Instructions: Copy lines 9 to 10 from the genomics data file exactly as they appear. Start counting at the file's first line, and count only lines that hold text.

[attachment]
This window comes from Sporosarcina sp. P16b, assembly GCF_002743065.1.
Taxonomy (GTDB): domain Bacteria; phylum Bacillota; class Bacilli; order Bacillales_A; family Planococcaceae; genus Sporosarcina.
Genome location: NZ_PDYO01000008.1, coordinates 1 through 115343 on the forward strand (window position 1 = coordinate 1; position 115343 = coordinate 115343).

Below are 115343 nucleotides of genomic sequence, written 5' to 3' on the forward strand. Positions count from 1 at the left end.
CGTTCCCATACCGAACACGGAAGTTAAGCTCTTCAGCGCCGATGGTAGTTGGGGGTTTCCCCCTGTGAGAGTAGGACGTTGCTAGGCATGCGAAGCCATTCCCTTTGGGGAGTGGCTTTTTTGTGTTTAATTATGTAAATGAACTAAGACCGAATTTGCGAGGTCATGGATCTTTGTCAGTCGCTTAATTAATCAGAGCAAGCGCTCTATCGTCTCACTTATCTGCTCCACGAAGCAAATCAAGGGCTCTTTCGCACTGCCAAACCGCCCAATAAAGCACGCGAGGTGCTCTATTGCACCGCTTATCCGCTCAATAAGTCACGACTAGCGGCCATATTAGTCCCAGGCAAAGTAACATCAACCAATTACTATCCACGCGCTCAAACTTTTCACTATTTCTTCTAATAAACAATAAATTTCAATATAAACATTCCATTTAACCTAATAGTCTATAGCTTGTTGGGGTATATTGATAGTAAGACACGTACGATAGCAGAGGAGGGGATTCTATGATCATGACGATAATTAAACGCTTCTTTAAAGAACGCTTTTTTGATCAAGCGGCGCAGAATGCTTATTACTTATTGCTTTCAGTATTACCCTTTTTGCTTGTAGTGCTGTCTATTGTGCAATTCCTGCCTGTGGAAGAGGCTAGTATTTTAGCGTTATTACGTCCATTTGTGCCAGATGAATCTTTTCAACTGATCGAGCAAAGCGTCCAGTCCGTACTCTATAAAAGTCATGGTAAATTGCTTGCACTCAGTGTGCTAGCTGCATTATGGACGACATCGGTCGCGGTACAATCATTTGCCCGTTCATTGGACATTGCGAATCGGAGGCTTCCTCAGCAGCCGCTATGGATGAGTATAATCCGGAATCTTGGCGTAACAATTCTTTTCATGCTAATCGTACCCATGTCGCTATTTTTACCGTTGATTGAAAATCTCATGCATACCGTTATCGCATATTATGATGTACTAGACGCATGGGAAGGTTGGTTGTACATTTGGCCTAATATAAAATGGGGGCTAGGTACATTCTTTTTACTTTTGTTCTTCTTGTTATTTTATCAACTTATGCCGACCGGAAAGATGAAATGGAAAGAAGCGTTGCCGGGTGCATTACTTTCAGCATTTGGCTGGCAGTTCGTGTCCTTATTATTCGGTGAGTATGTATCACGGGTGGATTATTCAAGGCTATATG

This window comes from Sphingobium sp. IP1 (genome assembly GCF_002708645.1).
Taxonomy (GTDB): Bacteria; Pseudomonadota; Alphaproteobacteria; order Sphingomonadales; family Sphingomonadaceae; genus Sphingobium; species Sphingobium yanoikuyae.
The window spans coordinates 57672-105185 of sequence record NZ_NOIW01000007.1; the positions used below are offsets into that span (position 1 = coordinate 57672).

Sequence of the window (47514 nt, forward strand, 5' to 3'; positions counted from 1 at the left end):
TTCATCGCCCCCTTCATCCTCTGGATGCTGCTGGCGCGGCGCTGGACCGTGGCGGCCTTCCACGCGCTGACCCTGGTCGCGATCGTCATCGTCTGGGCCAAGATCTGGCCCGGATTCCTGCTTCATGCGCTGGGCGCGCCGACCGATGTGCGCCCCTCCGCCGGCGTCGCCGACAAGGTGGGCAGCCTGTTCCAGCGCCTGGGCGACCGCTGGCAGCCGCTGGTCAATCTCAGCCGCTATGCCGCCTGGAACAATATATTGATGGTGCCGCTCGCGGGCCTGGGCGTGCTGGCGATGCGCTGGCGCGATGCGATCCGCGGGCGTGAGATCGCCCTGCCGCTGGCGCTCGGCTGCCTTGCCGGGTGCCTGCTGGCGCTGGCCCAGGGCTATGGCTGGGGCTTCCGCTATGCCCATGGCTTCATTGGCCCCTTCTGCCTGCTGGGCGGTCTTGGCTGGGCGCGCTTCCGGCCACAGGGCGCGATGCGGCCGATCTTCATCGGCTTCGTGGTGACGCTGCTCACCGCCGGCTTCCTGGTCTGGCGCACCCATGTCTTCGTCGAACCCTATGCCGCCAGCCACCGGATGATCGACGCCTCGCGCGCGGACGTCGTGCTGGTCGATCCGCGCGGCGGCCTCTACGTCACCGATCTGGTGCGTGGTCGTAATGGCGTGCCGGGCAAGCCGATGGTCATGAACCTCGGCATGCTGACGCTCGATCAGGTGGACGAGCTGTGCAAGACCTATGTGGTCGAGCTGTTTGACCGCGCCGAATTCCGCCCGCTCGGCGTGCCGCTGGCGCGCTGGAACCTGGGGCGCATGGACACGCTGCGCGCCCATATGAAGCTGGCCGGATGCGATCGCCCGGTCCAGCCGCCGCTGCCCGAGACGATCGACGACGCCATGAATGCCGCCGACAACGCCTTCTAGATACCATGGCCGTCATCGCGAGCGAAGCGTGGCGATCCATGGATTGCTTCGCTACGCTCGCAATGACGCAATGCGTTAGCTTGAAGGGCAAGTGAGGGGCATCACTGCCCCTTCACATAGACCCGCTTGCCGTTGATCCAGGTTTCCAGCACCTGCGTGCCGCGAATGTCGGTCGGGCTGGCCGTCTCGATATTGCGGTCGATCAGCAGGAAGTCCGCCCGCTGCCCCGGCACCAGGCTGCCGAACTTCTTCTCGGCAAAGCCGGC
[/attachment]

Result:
Sequence of the window (47514 nt, forward strand, 5' to 3'; positions counted from 1 at the left end):
TTCATCGCCCCCTTCATCCTCTGGATGCTGCTGGCGCGGCGCTGGACCGTGGCGGCCTTCCACGCGCTGACCCTGGTCGCGATCGTCATCGTCTGGGCCAAGATCTGGCCCGGATTCCTGCTTCATGCGCTGGGCGCGCCGACCGATGTGCGCCCCTCCGCCGGCGTCGCCGACAAGGTGGGCAGCCTGTTCCAGCGCCTGGGCGACCGCTGGCAGCCGCTGGTCAATCTCAGCCGCTATGCCGCCTGGAACAATATATTGATGGTGCCGCTCGCGGGCCTGGGCGTGCTGGCGATGCGCTGGCGCGATGCGATCCGCGGGCGTGAGATCGCCCTGCCGCTGGCGCTCGGCTGCCTTGCCGGGTGCCTGCTGGCGCTGGCCCAGGGCTATGGCTGGGGCTTCCGCTATGCCCATGGCTTCATTGGCCCCTTCTGCCTGCTGGGCGGTCTTGGCTGGGCGCGCTTCCGGCCACAGGGCGCGATGCGGCCGATCTTCATCGGCTTCGTGGTGACGCTGCTCACCGCCGGCTTCCTGGTCTGGCGCACCCATGTCTTCGTCGAACCCTATGCCGCCAGCCACCGGATGATCGACGCCTCGCGCGCGGACGTCGTGCTGGTCGATCCGCGCGGCGGCCTCTACGTCACCGATCTGGTGCGTGGTCGTAATGGCGTGCCGGGCAAGCCGATGGTCATGAACCTCGGCATGCTGACGCTCGATCAGGTGGACGAGCTGTGCAAGACCTATGTGGTCGAGCTGTTTGACCGCGCCGAATTCCGCCCGCTCGGCGTGCCGCTGGCGCGCTGGAACCTGGGGCGCATGGACACGCTGCGCGCCCATATGAAGCTGGCCGGATGCGATCGCCCGGTCCAGCCGCCGCTGCCCGAGACGATCGACGACGCCATGAATGCCGCCGACAACGCCTTCTAGATACCATGGCCGTCATCGCGAGCGAAGCGTGGCGATCCATGGATTGCTTCGCTACGCTCGCAATGACGCAATGCGTTAGCTTGAAGGGCAAGTGAGGGGCATCACTGCCCCTTCACATAGACCCGCTTGCCGTTGATCCAGGTTTCCAGCACCTGCGTGCCGCGAATGTCGGTCGGGCTGGCCGTCTCGATATTGCGGTCGATCAGCAGGAAGTCCGCCCGCTGCCCCGGCACCAGGCTGCCGAACTTCTTCTCGGCAAAGCCGGC